(4) Proposal for citizenship application. Most Moken do not have citizenship or identification cards. This presents a problem especially for those married to Thais or living in coastal areas. They need identification cards for education, employment and health care. Application for citizenship is a difficult and lengthy procedure. The project coordinator is identifying possibilities for citizenship application and surveying the number of eligible Moken.
(5) Translation of the publication 'Indigenous people and parks'. After the distribution of this publication to various project stakeholders, suggestions were made to translate the document into Thai and update the information. This work is in progress and the Thai version is expected to be ready for publication in January 2003 (Narumon - is this date realistic? I understood from the contract that this was to be ready for distribution by end of March 03.). (As discussed with you this morning, I'll try to finish the draft manuscript by the end of this month, then send it to the press and have the publication ready by the end of March).
(6) Re-construction of a kabang (traditional Moken boat) to revive boat building knowledge and skills. The Moken of the Surin Islands ceased making kabang boats since the adoption of 'hua thong' boat (fishing boat used by fishermen in southern Thailand) about seven to eight years ago. With the support from the project, seven young adults in Ao Bon village on the Surin Islands have started to work on a kabang since the end of the 2002 tourist season, with the anthropology graduate student documenting the construction process. After its completion, the boat will be equipped with a sail, three oars, and an outboard engine. It is proposed that the boat will be communally owned and used to earn income for the Moken community.
(7) Supporting the acquisition of Urak Lawoi model boat and other artifacts to be displayed and demonstrated at Krabi Cultural Center. In collaboration with the Krabi Physical Education College, the project has supported the acquisition of the artifacts to be displayed at the Center between December 2001 and February 2002. The teachers at the college occasionally organize an Urak Lawoi festival day and invite local secondary school children to visit the Cultural Center and learn about different cultures. The children engage in various activities, have hands-on experience in husking/pounding rice using traditional mortar and other tools, learn to sing Urak Lawoi 'Rong-ngeng' and dance around the model boat.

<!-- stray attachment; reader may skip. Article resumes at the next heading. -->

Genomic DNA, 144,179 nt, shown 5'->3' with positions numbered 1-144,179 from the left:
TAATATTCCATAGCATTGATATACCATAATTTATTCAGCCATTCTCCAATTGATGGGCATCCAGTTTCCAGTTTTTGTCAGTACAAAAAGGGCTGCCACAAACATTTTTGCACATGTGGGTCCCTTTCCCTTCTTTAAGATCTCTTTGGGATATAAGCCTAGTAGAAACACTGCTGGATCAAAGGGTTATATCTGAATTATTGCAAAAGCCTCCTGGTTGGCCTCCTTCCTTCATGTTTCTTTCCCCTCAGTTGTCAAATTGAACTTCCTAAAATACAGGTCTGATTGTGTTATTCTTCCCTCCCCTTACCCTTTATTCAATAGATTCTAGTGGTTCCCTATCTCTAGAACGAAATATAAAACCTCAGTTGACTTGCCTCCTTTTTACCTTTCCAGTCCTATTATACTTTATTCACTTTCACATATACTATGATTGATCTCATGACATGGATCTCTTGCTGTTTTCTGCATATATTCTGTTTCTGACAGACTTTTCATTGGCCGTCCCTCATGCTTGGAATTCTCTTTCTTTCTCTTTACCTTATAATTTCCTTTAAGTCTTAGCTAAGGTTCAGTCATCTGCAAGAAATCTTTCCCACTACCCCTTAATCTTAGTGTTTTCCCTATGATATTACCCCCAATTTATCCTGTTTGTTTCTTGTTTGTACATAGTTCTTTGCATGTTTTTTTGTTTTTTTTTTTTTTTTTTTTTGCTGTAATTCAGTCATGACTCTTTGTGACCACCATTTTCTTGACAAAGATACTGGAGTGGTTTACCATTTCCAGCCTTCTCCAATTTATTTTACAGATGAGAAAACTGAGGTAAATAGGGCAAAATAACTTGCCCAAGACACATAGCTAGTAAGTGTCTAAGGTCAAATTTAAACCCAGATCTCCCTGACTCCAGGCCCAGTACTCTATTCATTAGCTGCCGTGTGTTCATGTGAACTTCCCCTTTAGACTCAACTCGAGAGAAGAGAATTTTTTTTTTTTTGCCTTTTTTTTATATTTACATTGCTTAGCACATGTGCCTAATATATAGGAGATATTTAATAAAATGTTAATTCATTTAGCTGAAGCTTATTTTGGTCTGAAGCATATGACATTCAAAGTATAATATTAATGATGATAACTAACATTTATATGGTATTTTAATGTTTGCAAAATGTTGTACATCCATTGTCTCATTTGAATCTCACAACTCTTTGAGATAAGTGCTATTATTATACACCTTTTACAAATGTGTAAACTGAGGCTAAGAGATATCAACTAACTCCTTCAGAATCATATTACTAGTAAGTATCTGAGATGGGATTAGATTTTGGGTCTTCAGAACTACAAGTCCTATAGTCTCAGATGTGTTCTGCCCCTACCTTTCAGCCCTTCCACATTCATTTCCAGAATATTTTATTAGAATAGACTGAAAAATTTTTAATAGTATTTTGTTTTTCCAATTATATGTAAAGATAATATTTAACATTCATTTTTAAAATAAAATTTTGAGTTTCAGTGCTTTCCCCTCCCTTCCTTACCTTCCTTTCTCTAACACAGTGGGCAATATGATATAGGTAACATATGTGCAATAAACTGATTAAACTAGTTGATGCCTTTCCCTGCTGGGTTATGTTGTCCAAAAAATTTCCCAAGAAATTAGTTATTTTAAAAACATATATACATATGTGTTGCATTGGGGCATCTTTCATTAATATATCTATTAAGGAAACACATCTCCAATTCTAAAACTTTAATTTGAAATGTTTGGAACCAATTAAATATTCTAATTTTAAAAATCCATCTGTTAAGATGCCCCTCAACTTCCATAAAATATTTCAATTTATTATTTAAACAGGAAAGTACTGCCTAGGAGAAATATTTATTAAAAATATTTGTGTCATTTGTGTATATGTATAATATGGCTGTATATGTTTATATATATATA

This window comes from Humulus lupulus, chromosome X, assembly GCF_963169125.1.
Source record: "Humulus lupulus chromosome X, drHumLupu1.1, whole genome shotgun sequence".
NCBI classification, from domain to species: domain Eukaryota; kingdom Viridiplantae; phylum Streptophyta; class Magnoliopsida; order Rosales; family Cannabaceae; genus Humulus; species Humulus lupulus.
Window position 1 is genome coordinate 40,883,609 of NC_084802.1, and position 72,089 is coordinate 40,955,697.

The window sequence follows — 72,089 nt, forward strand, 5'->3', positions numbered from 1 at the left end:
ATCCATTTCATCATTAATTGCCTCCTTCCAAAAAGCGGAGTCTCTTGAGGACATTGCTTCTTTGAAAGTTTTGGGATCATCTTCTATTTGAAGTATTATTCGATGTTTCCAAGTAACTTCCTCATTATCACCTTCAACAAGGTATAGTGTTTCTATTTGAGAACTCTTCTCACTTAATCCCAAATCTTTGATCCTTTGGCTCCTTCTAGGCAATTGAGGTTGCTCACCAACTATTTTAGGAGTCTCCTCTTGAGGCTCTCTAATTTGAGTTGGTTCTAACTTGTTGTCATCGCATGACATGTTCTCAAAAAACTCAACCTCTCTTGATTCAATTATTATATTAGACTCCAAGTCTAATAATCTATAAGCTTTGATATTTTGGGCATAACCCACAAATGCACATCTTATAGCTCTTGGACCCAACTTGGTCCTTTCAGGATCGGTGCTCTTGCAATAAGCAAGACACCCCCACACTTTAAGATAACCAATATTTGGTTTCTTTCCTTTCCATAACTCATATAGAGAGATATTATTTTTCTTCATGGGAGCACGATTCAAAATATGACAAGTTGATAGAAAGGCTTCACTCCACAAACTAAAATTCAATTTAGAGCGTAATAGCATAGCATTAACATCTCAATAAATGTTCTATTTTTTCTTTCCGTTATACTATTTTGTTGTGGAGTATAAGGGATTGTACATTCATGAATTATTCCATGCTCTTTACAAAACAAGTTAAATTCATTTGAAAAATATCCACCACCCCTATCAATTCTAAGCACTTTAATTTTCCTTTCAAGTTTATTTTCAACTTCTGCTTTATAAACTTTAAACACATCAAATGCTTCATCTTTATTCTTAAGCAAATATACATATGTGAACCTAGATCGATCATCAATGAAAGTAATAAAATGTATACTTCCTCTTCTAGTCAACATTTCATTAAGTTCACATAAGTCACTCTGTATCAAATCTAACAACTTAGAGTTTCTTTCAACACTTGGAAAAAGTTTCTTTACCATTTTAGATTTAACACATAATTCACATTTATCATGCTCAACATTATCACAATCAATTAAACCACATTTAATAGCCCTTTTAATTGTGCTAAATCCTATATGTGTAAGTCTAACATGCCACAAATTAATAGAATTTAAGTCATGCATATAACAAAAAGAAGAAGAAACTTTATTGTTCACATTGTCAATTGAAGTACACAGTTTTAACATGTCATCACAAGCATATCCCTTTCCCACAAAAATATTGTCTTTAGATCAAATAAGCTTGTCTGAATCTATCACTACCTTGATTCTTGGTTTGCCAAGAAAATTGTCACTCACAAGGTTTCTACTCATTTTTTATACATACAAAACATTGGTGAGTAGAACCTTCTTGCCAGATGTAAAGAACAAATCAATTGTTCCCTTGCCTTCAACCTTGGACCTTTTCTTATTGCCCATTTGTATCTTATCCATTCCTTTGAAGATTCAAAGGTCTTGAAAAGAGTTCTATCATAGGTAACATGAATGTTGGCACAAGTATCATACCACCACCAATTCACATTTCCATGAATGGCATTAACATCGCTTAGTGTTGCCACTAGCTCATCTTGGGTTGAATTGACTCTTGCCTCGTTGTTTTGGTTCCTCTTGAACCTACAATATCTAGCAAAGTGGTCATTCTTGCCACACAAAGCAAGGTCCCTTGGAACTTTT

Achievements & Assessment:

(1) Dialogue and understanding between stakeholders has been enhanced as a result of the workshops and other activities.

(2) 1000 school primers have been distributed, these allow children to learn through their own language and they promote cultural understanding and appreciation.
(3) The results of the resource assessments have been presented to the Park authorities and some of the information has been incorporated into the trail guide leaflets.
(4) Traditional skills are being revived and used for income generation.
(5) The publication on Indigenous people and parks and the trail guide booklets have served to inform a wider audience about the issues facing the Moken and their use of the resources of the Surin Islands.
Future Directions:

(1) Analysis of issues involved in citizenship registration for Chao Lay peoples in Thailand. ]

(2) Continue and build upon the dialogue between the Park authorities and the Moken and identify Moken representatives from the two villages who might become spokespersons.
(3) Raise public awareness on the Moken's use and occupation of the Surin Islands. A supplementary activity will be assistance for the establishment of an NGO to advocate on Chao Lay issues .
(4) Undertaken field discussions to determine whether there is a need or opportunity to extend certain project activities to other Chao Lay communities in the Andaman Sea.
(5) Soliciting feed-back regarding the usefulness of the book "We, the Sea People".
(6) Finalise arrangements for an education program and hands-on activities on sea turtle conservation (in collaboration with the local turtle conservation group).
(7) Design and establish a dedicated website for the project detailing activities undertaken and future directions.
(8) Document the re-construction of a Moken boat (kabang).
(9) Provide training to enhance the Moken's ability to produce good quality handicrafts based on their traditional skills, patterns and techniques, and provide for the proper storage of the handicraft products; investigate marketing and distribution of the handicrafts.
Introduction Activities Publications Search
Wise Practices Regions Themes